How long has it been since you really considered the function of a microphone processor in the radio station? I didn’t think so. Let’s start from scratch.

Why do we need a processor for the mics at all? The rest of the material that you broadcast… music, network programs, national commercial spots… have all been optimized for the best possible loudness and sound quality. If your announcer’s mic has no processing, it will sound weak and muffled by comparison. A mic processor has the tools to bring your voice to the same “polished” quality of the rest of the program material.

Each manufacturer has their own combination of modules to get the job done. Here are the basic elements, common to all of them:

1- A clean preamp with phantom power. – Many broadcast consoles don’t supply phantom power. This allows you to use a condensor mic, if you choose.

2- Compression – Maintains a consistent, competitively loud signal whether your announcer is aggressive or timid.

3- Downward Expansion – Reduces pickup of room noise when the announcer stops talking.

4- Equalization – Changes the tonal character of the sound. Mic EQ should be used sparingly. Assuming that the mic has a good sound to begin with, there is no need for massive amounts of EQ to make it “better.” Start with no EQ, and make small adjustments until you find the right sound.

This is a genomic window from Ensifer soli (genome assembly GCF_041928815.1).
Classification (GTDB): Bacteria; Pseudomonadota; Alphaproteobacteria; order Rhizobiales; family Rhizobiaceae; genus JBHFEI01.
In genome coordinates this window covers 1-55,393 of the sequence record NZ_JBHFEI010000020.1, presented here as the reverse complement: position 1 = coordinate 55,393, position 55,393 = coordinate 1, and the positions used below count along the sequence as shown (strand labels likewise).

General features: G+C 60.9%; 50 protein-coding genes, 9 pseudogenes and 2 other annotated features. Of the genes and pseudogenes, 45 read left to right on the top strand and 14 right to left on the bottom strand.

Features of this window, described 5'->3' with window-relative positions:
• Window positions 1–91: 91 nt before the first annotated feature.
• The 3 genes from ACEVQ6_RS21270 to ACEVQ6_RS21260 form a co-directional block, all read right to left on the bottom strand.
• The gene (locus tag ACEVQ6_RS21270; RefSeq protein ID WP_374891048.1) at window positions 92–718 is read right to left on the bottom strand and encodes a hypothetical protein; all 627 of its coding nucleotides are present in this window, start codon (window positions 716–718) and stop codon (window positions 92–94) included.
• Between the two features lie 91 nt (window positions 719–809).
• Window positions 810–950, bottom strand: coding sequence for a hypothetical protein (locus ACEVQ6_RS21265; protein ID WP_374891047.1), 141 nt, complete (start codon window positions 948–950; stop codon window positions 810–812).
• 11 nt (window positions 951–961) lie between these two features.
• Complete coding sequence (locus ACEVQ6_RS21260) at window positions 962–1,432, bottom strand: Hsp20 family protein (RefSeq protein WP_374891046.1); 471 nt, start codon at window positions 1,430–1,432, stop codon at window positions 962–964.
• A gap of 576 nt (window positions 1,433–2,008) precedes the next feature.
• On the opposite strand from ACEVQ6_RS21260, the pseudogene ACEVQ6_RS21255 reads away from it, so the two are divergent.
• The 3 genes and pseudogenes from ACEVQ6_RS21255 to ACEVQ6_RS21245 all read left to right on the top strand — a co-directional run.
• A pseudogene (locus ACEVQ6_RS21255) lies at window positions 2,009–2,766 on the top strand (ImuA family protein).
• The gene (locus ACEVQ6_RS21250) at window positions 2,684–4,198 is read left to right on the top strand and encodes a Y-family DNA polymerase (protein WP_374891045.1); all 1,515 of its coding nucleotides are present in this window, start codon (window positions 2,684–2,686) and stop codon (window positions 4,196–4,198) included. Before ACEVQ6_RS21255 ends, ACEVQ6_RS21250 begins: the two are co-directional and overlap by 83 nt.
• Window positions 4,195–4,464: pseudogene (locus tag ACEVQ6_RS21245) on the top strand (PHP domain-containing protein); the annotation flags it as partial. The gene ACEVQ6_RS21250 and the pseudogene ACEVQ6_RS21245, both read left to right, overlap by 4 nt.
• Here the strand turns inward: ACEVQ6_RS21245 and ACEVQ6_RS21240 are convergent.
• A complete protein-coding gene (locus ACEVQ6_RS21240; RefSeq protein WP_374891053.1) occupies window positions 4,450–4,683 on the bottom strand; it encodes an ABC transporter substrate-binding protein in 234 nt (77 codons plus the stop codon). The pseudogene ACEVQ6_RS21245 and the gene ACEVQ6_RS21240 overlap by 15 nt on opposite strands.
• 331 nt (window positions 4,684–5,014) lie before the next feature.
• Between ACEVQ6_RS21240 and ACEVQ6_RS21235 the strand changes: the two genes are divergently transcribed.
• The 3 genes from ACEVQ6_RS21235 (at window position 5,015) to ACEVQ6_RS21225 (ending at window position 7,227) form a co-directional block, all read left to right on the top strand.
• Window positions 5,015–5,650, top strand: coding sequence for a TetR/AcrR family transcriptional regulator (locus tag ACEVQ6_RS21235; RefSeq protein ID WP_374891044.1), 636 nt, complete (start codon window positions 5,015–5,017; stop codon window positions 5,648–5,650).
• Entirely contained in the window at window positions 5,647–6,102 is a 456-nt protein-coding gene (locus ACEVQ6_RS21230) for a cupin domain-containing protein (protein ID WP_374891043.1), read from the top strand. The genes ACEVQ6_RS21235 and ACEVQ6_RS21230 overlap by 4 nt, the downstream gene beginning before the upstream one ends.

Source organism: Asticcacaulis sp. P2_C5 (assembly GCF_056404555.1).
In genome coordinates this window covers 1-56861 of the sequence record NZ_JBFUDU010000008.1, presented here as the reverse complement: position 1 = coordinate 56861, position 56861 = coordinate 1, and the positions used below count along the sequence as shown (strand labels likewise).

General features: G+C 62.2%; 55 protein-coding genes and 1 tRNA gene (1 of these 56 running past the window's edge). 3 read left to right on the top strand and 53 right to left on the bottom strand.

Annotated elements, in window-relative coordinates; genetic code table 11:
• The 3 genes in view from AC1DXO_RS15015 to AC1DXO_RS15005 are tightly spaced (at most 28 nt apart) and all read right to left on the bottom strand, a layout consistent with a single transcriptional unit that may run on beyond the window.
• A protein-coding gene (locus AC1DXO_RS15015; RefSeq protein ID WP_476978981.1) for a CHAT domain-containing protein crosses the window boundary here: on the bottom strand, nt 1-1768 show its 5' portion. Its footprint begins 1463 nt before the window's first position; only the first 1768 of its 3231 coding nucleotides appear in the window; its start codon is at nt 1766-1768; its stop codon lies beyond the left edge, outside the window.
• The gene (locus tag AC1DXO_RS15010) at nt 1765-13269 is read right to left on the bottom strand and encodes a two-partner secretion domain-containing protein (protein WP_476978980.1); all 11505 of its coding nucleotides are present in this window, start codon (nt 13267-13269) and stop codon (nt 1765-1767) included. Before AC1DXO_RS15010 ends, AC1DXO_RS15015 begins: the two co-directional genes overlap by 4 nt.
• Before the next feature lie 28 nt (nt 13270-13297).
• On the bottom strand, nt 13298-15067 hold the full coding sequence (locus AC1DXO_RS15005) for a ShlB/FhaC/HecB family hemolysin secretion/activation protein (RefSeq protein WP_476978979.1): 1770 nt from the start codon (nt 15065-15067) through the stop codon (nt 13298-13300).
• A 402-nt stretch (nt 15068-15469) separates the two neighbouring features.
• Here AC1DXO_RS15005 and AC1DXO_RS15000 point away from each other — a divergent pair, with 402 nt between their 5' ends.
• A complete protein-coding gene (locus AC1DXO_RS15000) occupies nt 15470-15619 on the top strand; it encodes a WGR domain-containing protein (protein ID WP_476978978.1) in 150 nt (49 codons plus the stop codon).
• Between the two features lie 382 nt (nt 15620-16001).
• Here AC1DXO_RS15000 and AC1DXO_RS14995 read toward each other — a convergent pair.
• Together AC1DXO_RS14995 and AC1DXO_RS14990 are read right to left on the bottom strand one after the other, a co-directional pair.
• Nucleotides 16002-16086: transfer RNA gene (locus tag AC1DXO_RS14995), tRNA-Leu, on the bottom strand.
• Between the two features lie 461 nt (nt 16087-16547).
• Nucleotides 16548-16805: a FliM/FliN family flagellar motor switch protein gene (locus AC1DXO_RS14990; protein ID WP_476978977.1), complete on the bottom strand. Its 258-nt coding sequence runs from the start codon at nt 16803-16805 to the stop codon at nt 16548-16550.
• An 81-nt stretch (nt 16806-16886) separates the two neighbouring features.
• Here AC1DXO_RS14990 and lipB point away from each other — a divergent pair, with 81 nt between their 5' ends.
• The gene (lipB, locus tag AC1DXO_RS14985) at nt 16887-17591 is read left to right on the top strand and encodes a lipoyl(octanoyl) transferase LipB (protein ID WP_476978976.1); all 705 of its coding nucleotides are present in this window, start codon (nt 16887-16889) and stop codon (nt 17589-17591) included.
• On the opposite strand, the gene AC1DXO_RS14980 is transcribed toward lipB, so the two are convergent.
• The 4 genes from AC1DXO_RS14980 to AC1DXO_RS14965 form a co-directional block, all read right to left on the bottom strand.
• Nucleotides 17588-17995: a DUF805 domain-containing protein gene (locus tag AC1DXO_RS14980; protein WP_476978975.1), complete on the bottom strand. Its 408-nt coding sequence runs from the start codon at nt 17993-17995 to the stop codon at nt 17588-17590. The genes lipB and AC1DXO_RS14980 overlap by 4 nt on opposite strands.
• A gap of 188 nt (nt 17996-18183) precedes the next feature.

Long-time favorite analog mic processors for radio are Symetrix 528E, dbx 286A, and Aphex 230. The 230 also has digital output.

Digital offerings include Airtools 2X, Vorsis M1 and M2. These provide analog and digital outputs.

The digital processors can store several “presets” to allow you to conveniently change the settings to suit a particular program, or mic, or voice.

Airtools 2X and Vorsis M2 are dual processors. Two separate mics can be independently processed in the same device.

Microphone processors give your voices the polished, consistent sound to compete with the biggest stations.

One thought

  1. Problem with the 2x is that they (for some weird reason) decided not to make the de-esser variable. You can only set it between three fixed presets which means you’ll get too much or too little. A horrible business decision and completely stupid as de-essing to me is one of the most important processes there is. That was the deal-breaker for me, sadly.

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